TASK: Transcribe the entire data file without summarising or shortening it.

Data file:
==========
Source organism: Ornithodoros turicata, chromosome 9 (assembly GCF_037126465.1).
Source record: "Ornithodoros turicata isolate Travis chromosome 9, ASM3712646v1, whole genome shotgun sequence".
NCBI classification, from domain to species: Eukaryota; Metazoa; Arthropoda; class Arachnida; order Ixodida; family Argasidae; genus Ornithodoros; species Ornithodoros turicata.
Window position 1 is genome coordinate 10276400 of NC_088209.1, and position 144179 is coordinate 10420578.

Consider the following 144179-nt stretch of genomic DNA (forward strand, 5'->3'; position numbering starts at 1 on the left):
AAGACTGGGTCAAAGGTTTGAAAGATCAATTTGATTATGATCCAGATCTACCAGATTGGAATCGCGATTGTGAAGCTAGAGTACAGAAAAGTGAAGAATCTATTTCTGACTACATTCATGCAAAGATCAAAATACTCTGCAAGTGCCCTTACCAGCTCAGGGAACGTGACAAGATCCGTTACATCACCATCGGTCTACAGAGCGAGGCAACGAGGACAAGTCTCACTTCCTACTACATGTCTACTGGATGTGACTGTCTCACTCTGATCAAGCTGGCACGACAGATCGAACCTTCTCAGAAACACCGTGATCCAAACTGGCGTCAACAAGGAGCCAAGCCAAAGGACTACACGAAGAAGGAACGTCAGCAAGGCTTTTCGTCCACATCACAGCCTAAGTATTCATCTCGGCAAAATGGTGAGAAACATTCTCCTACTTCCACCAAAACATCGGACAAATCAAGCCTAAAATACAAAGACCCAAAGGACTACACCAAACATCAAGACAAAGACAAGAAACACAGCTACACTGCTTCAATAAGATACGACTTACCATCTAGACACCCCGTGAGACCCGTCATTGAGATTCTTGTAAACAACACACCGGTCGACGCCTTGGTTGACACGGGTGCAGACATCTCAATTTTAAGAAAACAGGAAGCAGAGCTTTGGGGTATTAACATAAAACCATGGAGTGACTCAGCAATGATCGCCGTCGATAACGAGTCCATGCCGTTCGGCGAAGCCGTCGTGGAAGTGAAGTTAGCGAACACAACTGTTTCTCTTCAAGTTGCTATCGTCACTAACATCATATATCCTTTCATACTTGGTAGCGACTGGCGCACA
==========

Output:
Source organism: Ornithodoros turicata, chromosome 9 (assembly GCF_037126465.1).
Source record: "Ornithodoros turicata isolate Travis chromosome 9, ASM3712646v1, whole genome shotgun sequence".
NCBI classification, from domain to species: Eukaryota; Metazoa; Arthropoda; class Arachnida; order Ixodida; family Argasidae; genus Ornithodoros; species Ornithodoros turicata.
Window position 1 is genome coordinate 10276400 of NC_088209.1, and position 144179 is coordinate 10420578.

Consider the following 144179-nt stretch of genomic DNA (forward strand, 5'->3'; position numbering starts at 1 on the left):
AAGACTGGGTCAAAGGTTTGAAAGATCAATTTGATTATGATCCAGATCTACCAGATTGGAATCGCGATTGTGAAGCTAGAGTACAGAAAAGTGAAGAATCTATTTCTGACTACATTCATGCAAAGATCAAAATACTCTGCAAGTGCCCTTACCAGCTCAGGGAACGTGACAAGATCCGTTACATCACCATCGGTCTACAGAGCGAGGCAACGAGGACAAGTCTCACTTCCTACTACATGTCTACTGGATGTGACTGTCTCACTCTGATCAAGCTGGCACGACAGATCGAACCTTCTCAGAAACACCGTGATCCAAACTGGCGTCAACAAGGAGCCAAGCCAAAGGACTACACGAAGAAGGAACGTCAGCAAGGCTTTTCGTCCACATCACAGCCTAAGTATTCATCTCGGCAAAATGGTGAGAAACATTCTCCTACTTCCACCAAAACATCGGACAAATCAAGCCTAAAATACAAAGACCCAAAGGACTACACCAAACATCAAGACAAAGACAAGAAACACAGCTACACTGCTTCAATAAGATACGACTTACCATCTAGACACCCCGTGAGACCCGTCATTGAGATTCTTGTAAACAACACACCGGTCGACGCCTTGGTTGACACGGGTGCAGACATCTCAATTTTAAGAAAACAGGAAGCAGAGCTTTGGGGTATTAACATAAAACCATGGAGTGACTCAGCAATGATCGCCGTCGATAACGAGTCCATGCCGTTCGGCGAAGCCGTCGTGGAAGTGAAGTTAGCGAACACAACTGTTTCTCTTCAAGTTGCTATCGTCACTAACATCATATATCCTTTCATACTTGGTAGCGACTGGCGCACA